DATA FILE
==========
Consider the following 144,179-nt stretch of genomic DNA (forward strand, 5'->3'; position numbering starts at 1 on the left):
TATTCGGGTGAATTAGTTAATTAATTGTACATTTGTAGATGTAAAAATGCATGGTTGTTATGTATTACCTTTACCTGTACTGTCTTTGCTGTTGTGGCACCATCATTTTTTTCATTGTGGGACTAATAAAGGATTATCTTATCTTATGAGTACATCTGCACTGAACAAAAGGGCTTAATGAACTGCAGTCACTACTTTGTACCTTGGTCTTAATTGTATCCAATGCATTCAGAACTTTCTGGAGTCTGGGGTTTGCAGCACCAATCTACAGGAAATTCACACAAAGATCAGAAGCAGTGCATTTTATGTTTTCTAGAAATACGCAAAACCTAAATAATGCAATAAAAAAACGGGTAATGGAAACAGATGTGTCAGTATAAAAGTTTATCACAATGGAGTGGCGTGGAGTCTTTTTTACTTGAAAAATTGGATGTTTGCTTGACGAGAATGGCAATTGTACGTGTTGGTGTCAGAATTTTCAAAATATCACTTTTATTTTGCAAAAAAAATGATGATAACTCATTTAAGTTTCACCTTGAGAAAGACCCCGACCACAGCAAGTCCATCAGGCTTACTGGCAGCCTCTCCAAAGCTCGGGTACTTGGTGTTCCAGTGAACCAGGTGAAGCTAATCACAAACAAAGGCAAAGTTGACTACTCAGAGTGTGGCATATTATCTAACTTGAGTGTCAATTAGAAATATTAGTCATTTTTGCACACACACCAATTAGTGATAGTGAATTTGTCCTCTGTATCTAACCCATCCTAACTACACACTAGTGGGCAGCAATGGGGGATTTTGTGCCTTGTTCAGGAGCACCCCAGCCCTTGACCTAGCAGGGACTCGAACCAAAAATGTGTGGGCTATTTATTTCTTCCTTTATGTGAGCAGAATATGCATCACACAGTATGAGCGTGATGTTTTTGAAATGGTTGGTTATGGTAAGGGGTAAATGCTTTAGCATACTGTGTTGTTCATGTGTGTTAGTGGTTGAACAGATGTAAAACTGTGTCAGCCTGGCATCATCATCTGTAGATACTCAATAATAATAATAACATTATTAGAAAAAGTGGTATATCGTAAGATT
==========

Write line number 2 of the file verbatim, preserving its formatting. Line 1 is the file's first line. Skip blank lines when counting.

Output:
TATTCGGGTGAATTAGTTAATTAATTGTACATTTGTAGATGTAAAAATGCATGGTTGTTATGTATTACCTTTACCTGTACTGTCTTTGCTGTTGTGGCACCATCATTTTTTTCATTGTGGGACTAATAAAGGATTATCTTATCTTATGAGTACATCTGCACTGAACAAAAGGGCTTAATGAACTGCAGTCACTACTTTGTACCTTGGTCTTAATTGTATCCAATGCATTCAGAACTTTCTGGAGTCTGGGGTTTGCAGCACCAATCTACAGGAAATTCACACAAAGATCAGAAGCAGTGCATTTTATGTTTTCTAGAAATACGCAAAACCTAAATAATGCAATAAAAAAACGGGTAATGGAAACAGATGTGTCAGTATAAAAGTTTATCACAATGGAGTGGCGTGGAGTCTTTTTTACTTGAAAAATTGGATGTTTGCTTGACGAGAATGGCAATTGTACGTGTTGGTGTCAGAATTTTCAAAATATCACTTTTATTTTGCAAAAAAAATGATGATAACTCATTTAAGTTTCACCTTGAGAAAGACCCCGACCACAGCAAGTCCATCAGGCTTACTGGCAGCCTCTCCAAAGCTCGGGTACTTGGTGTTCCAGTGAACCAGGTGAAGCTAATCACAAACAAAGGCAAAGTTGACTACTCAGAGTGTGGCATATTATCTAACTTGAGTGTCAATTAGAAATATTAGTCATTTTTGCACACACACCAATTAGTGATAGTGAATTTGTCCTCTGTATCTAACCCATCCTAACTACACACTAGTGGGCAGCAATGGGGGATTTTGTGCCTTGTTCAGGAGCACCCCAGCCCTTGACCTAGCAGGGACTCGAACCAAAAATGTGTGGGCTATTTATTTCTTCCTTTATGTGAGCAGAATATGCATCACACAGTATGAGCGTGATGTTTTTGAAATGGTTGGTTATGGTAAGGGGTAAATGCTTTAGCATACTGTGTTGTTCATGTGTGTTAGTGGTTGAACAGATGTAAAACTGTGTCAGCCTGGCATCATCATCTGTAGATACTCAATAATAATAATAACATTATTAGAAAAAGTGGTATATCGTAAGATT